If you’re finding that sitting close to your windows means feeling a draught in the air, or you have to add a few extra layers of clothing or turn up the heating, then it’s likely that your windows aren’t performing properly and are letting precious heat escape from your home.

There are many benefits to having energy-efficient windows – from reducing condensation to lowering energy bills and better soundproofing. However, having a new set of windows installed can be costly, which can lead to some homeowners just leaving their windows as they are. With a few tweaks, you can make your windows more energy-efficient and give them a new lease of life, without needing to replace them entirely. Here are our tips on how to get started.

Tips for improving energy efficiency with your windows

If you want to keep your heating costs low, having insulation and energy-efficient windows are very important. That said, if your windows are old, even investing in good insulation for your home won’t prevent them from leaking heat.

Sometimes replacing windows isn’t an option because of the cost, or because a property is listed. Keep reading to discover some energy-efficient hacks that can help your windows to perform better.

Tips for making windows more energy efficient homebrite

Trap heat with window shutters

If you have older windows in your property, getting some window shutters installed is a great option. Not only do they look aesthetically pleasing, but they can be completely or partially closed depending on your preferences and needs. It’s possible to purchase shutters with tight slats that allow for little air to pass between them, which helps to improve window energy efficiency.

Add insulation film to glass panes

It’s possible to purchase heat-insulating film that can be applied to both the internal and external sides of your window panes. This is a great hack for insulating windows and doesn’t cost much to do.

Just remember that it won’t be as effective at trapping heat when compared with properly re-glazed windows. But as a cheaper and more temporary solution, this can work well.

Seal any cracks and gaps

As windows age, cracks start to naturally appear, which comes as a result of natural movement, weather and other factors. Even hairline cracks can let air pass through. If you have wooden frames in particular, filling in even the smallest of cracks will improve energy efficiency. Older window frames can also warp and twist, and a previous poor window installation can cause gaps between the window cut-out and the frame, causing air to flow through.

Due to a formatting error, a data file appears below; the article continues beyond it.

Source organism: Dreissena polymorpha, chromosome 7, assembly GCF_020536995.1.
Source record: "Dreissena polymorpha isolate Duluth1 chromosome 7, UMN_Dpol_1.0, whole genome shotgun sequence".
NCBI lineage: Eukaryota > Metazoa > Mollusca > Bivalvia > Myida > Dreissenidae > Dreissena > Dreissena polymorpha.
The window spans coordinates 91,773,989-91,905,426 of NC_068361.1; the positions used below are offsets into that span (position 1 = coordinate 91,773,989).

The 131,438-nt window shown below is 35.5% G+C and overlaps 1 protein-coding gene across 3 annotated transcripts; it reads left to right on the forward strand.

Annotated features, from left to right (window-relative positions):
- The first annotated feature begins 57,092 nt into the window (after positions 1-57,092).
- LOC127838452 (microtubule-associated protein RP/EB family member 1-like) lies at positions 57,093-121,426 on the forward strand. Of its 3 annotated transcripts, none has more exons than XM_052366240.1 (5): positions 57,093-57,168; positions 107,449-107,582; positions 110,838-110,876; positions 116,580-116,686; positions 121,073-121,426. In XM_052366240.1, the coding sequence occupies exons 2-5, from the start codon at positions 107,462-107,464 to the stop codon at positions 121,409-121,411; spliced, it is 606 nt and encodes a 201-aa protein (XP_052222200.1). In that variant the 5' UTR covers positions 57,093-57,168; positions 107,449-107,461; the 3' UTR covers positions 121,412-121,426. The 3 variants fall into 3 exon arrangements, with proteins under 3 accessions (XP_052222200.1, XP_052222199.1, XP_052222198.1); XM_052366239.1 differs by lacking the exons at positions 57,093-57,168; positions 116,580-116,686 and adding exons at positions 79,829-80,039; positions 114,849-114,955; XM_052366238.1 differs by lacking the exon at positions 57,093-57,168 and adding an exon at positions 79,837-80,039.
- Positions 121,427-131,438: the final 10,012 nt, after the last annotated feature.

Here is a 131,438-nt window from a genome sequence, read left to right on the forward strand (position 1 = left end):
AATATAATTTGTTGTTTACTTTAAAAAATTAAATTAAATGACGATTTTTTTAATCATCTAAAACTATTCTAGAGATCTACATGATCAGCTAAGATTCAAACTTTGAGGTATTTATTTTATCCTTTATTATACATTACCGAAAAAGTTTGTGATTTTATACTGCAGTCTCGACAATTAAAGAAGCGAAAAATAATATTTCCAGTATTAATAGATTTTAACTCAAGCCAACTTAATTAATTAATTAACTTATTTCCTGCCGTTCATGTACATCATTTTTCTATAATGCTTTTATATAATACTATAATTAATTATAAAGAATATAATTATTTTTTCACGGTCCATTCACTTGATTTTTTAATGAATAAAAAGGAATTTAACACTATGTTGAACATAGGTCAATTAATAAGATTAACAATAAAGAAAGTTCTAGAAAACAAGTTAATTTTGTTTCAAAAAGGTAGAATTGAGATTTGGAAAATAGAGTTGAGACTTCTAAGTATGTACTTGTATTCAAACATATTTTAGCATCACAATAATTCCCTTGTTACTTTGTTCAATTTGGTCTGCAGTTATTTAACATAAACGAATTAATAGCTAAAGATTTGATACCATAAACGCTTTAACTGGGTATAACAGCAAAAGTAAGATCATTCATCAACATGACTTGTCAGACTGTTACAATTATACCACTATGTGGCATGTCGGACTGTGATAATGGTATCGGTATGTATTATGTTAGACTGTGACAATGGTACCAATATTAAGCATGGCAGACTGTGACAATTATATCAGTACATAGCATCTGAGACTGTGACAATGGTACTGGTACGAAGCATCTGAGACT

Place your hand around the frame area and feel for gaps. A pencil torch will also help you to identify them. A good sealant will fill small gaps, while insulation tape will help to seal up larger ones. If the gaps are very large, this will only be a temporary solution, and you may need to invest in new windows or window frames in the future.

Get older windows re-glazed

This is a more expensive option, but may be necessary if you’ve tried insulation film with little success. By re-glazing your windows, you’re simply replacing your old glass panes. Double or triple glazing works best, but the latter can be costly. Most indoor heat escapes through the glass in windows via conduction, which replacement glass will prevent. Choose high-performance glass with low emissivity coatings, which reduce heat transfer through the glass, helping to keep your home cooler in the summer and warmer in winter.

Choose uPVC frames

Choose frames with low thermal conductivity, such as uPVC window frames, as they will help to prevent heat transfer and condensation, making your home more energy efficient. These will still require maintenance though, including sealing any cracks and gaps. Weatherstripping is a cost-effective solution for sealing gaps and enhancing the overall airtightness of your windows.

Install blinds

Installing thermal curtains, blinds or shades can help to provide an additional barrier against heat loss in winter and heat gain in summer. It can also help to lower your energy bills so that you save money in the long run, while providing a stylish aesthetic. If budget allows, you can install smart window controls like automated blinds to enable you to have more control over light and ventilation, maximising your energy savings.

Ensure regular maintenance